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Website redesign, new URLs indexed but not ranking

 11:31 pm on Jan 9, 2011 (gmt 0)

About a month ago we completely redesigned our website, including a new shopping cart system. The old site did very well in the SERPs for generic terms, but one of the reasons for the redesign was to have more SEF internal URLs to rank better for long tail searches. The site is only a PR2, but it's in a very small niche.

Here's the problem: my new long tail URLs on the new design are not ranking AT ALL. I can't find them anywhere in the SERPs. If I use the site: command Google definitely has them indexed, so that's not the problem.

Is this just a matter of patience? The ironic thing is that we did this to another site of ours at the exact same time, exact same design and shopping cart, and the long tails are ranking well on that site. The only difference is that site is a year older and PR3.

We've been working on the HTML suggestions in Webmastertools but it doesn't seem to be helping.

Basically I am lost, and would appreciate very much some suggestions. Am I way off base at the possibility that it's because it's only a PR2, and it's not crawling "deep" enough? I'm a SEO newbie, doing the best I can.



 12:28 am on Jan 10, 2011 (gmt 0)

Did you redirect your old URLs to the new ones or did you just let them drop off and start with a whole bunch of shinny new pages?

Also, in re-reading your post it sounds like Google IS indexing the pages, and not ranking them as high as the old ones... There's a big difference, so just to make sure: The pages are returned for a site: search, but not ranking for regular searches, correct?


 12:44 am on Jan 10, 2011 (gmt 0)

We did not redirect any of the old URLs, just let them die off. All the pages except the home page are basically brand new.

They ARE being indexed I guess? I can see them in the site: command, but they literally do not show up if I use a regular search. I'll actually run out of pages in the search before seeing any URLs that are supposedly indexed. I'm lost.


 12:48 am on Jan 10, 2011 (gmt 0)

Well by not redirecting the old URLs to the new ones you basically built a new site... Except for the links to the home page you don't have any inbound links any more, and, again except for the home page, you have no historical data associated with the pages.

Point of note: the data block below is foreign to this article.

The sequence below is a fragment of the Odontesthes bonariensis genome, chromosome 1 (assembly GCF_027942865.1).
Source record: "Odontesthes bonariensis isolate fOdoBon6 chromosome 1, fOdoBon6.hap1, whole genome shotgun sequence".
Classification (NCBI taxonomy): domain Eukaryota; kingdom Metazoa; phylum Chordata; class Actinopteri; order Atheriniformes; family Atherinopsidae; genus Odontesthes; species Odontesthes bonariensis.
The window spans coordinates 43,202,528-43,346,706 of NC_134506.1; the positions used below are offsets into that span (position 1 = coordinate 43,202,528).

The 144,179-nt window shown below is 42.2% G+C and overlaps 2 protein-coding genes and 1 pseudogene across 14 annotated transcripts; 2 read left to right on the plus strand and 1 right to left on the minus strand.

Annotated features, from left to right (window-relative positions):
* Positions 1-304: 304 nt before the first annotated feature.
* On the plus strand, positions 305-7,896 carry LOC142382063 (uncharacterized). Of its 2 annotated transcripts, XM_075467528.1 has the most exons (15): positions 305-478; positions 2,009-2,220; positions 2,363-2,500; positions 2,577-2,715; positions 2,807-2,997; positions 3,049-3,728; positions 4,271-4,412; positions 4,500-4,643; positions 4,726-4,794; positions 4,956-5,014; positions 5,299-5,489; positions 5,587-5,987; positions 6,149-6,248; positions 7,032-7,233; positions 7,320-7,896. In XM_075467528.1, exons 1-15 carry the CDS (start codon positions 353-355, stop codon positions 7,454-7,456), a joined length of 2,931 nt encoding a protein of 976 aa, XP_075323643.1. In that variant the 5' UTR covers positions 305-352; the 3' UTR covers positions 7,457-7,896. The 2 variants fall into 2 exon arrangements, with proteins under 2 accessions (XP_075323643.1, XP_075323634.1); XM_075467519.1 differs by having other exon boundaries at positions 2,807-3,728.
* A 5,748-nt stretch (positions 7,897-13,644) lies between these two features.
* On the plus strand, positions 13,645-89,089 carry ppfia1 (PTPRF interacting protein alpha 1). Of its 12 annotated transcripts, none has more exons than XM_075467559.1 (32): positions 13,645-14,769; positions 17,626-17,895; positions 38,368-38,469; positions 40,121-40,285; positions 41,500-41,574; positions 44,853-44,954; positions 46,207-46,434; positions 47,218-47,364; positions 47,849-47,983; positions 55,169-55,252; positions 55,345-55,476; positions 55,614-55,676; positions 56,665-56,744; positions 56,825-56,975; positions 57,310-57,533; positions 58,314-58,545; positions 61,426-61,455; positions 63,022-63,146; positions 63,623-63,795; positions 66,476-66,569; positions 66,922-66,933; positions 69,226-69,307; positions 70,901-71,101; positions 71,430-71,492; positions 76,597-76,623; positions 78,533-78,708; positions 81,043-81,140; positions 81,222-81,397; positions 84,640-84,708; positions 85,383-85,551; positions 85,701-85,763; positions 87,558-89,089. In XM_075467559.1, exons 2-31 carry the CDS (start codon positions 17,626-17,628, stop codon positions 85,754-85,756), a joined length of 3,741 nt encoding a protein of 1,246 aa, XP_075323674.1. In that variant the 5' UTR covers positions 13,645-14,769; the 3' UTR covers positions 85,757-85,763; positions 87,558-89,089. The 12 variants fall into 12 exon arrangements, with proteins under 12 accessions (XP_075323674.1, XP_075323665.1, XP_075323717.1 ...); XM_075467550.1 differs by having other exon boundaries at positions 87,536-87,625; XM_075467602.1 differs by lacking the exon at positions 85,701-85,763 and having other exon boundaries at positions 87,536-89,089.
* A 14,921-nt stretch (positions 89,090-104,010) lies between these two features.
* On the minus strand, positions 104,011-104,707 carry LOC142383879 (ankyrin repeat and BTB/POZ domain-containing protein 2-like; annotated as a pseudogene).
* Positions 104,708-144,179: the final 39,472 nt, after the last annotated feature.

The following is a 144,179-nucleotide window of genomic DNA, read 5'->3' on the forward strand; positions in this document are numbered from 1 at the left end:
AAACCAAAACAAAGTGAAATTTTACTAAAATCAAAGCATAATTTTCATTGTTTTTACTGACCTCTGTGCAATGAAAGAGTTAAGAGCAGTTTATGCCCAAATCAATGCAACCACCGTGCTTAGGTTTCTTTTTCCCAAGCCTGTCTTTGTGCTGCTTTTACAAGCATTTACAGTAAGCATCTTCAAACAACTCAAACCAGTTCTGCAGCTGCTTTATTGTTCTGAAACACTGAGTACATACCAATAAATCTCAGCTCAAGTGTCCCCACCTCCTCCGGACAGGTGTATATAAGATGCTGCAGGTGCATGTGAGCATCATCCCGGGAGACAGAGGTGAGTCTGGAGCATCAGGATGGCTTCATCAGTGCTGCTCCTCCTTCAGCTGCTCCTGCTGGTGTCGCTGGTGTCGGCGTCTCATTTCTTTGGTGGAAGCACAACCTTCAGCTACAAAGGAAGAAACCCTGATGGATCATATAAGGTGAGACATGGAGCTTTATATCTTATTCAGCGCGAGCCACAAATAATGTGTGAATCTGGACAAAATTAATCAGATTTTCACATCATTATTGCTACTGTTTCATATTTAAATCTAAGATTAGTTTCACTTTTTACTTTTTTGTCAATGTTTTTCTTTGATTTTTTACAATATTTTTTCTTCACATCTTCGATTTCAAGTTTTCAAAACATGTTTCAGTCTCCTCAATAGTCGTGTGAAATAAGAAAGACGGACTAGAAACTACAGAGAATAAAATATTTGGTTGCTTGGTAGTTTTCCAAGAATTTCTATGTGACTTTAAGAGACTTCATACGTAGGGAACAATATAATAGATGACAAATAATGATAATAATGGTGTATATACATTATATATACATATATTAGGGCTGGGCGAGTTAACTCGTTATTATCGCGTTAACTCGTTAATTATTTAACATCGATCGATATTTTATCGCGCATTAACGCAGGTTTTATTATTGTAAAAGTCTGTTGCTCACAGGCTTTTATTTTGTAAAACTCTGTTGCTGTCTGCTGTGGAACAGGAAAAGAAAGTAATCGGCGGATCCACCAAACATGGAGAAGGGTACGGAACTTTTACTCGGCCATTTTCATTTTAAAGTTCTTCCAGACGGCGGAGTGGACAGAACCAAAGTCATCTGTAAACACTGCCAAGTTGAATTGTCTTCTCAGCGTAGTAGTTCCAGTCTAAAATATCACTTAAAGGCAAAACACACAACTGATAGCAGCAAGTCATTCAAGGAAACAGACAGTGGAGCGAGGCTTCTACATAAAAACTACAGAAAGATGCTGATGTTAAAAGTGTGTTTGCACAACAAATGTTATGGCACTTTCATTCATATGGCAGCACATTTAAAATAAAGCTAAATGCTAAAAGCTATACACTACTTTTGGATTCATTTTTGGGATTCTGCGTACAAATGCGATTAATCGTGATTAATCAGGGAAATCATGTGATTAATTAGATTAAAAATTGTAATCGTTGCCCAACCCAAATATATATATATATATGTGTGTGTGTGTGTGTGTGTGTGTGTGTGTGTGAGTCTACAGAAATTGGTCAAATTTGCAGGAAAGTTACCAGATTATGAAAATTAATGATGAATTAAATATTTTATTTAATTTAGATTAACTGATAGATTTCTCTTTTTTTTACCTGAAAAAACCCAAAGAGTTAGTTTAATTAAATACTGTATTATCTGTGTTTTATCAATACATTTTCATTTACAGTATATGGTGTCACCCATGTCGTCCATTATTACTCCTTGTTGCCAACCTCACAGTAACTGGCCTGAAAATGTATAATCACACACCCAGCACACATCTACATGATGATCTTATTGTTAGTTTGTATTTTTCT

It's really no wonder why they are not ranking in the regular results.
Your site is now basically, effectively brand new...

The first I would do is redirect all the old URLs to the new locations...
Otherwise you're going to need to go on a large link building campaign and wait, IMO.


 12:50 am on Jan 10, 2011 (gmt 0)

Four weeks is not a long time in this case - particularly not for a month like December into January, when Google is doing all kinds of back-end data massaging for their post-holiday changes.

Did you check your old internal URLs for direct backlinks? If there are any, the lack of a redirect would have cut off any ranking power that those old pages provided. Those legacy URLs, at the very least, deserve a 301 redirect.


 3:09 am on Jan 10, 2011 (gmt 0)

Scientist - I understand what you are saying about the site being effectively new, but why did my other site that was done at the same exact time do perfectly fine as far as long tail URL indexing? I'm just trying to understand the difference.

Tedster - If patience was the answer, I would be fine with it, so I hope that is true. The old internal pages had very few backlinks, if any. All the backlinks were/are to the home page.


 3:42 am on Jan 10, 2011 (gmt 0)

why did my other site that was done at the same exact time do perfectly fine as far as long tail URL indexing? I'm just trying to understand the difference.